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Scottish Government reports on welfare reform impacts

The Scottish Government's 2018 Annual Report on Welfare Reform has estimated that UK Government welfare cuts mean that £3.7 billion less is going to be on social security in Scotland by 2020/21. Additionally, the report find that reduced benefit spending is a key driver of increased poverty rates for lone parent families and families with three or more children. 

Benefits freeze

The report is particularly critical of the UK Government's policy of freezing benefits at their 2015 levels, pointing out that the actual value of benefits has been "eroded" by this policy, as inflation reached 3% in 2017 and is forecast to raise by a further 2% in 2018 and 2019. The benefits freeze has also made it increasingly difficult for people to find affordable rented housing in the private sector as market rents, even those at the lowest end, are becoming increasingly out of reach for those people whose benefit is calculated under Local Housing Allowance rules. 

Child poverty rates

Scotland is unique in the UK in having statutory targets for the reduction of child poverty. The targets state that by 2030, of children living in Scottish households:

  • less than 10% should be living in relative poverty (how many families are on low incomes compared with middle income households)
  • less than 5% should be living in absolute poverty (how many low income families are not seeing their living standards improving over time)
  • less than 5% should be living with combined low income and material deprivation (how many lower income families cannot afford basic necessities)
  • less than 5% should be living in persistent poverty (how many families live on low incomes three years out of four)

The report's authors stress that ongoing welfare reforms will make it more difficult for Scotland to meet these targets and states that the share of children living in relative poverty after housing costs is likely to increase by 8% in Scotland by 2021 as a result of benefit and tax changes.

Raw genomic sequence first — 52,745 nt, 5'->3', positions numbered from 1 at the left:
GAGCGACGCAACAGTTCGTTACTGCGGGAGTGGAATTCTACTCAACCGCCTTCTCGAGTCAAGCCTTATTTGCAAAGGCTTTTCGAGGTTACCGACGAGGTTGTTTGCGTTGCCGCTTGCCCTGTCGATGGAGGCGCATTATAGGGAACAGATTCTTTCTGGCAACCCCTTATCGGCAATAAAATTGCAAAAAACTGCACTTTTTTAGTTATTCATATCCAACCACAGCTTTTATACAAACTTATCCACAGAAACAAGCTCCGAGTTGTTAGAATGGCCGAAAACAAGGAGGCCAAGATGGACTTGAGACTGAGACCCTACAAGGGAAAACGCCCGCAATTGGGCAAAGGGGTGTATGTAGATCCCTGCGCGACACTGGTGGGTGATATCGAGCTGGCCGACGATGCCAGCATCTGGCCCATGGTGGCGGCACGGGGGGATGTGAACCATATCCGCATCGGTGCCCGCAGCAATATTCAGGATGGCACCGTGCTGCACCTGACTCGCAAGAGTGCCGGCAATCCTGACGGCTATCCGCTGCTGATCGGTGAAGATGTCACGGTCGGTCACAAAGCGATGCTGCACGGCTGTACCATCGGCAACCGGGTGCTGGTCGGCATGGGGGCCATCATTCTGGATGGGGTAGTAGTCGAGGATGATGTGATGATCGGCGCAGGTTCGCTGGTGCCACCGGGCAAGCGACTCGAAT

As in Northern Ireland, Scotland has set up a number of measures to mitigate the worst impacts of welfare reform and estimates that it will spend over £125 million on such policies in 2018/19. However, the report concludes that the substantial welfare changes will continue to impact on the most vulnerable, despite these measures. 

Scotland's Social Security Secretary, Shirley-Anne Sommerville commented: "“This detailed report paints a stark picture of the reality of life for many people in Scotland. It represents damning evidence against the DWP’s current programme of welfare cuts which are only set to get worse...Esther McVey cannot ignore this report. That is why I am sending her a copy and urging her to immediately end the freeze on benefits. I will also be sending a copy to the UN Special Rapporteur on extreme poverty and human rights in advance of his visit to the UK later this year."

Tagged In

Benefits, Outside NI, Welfare Reform


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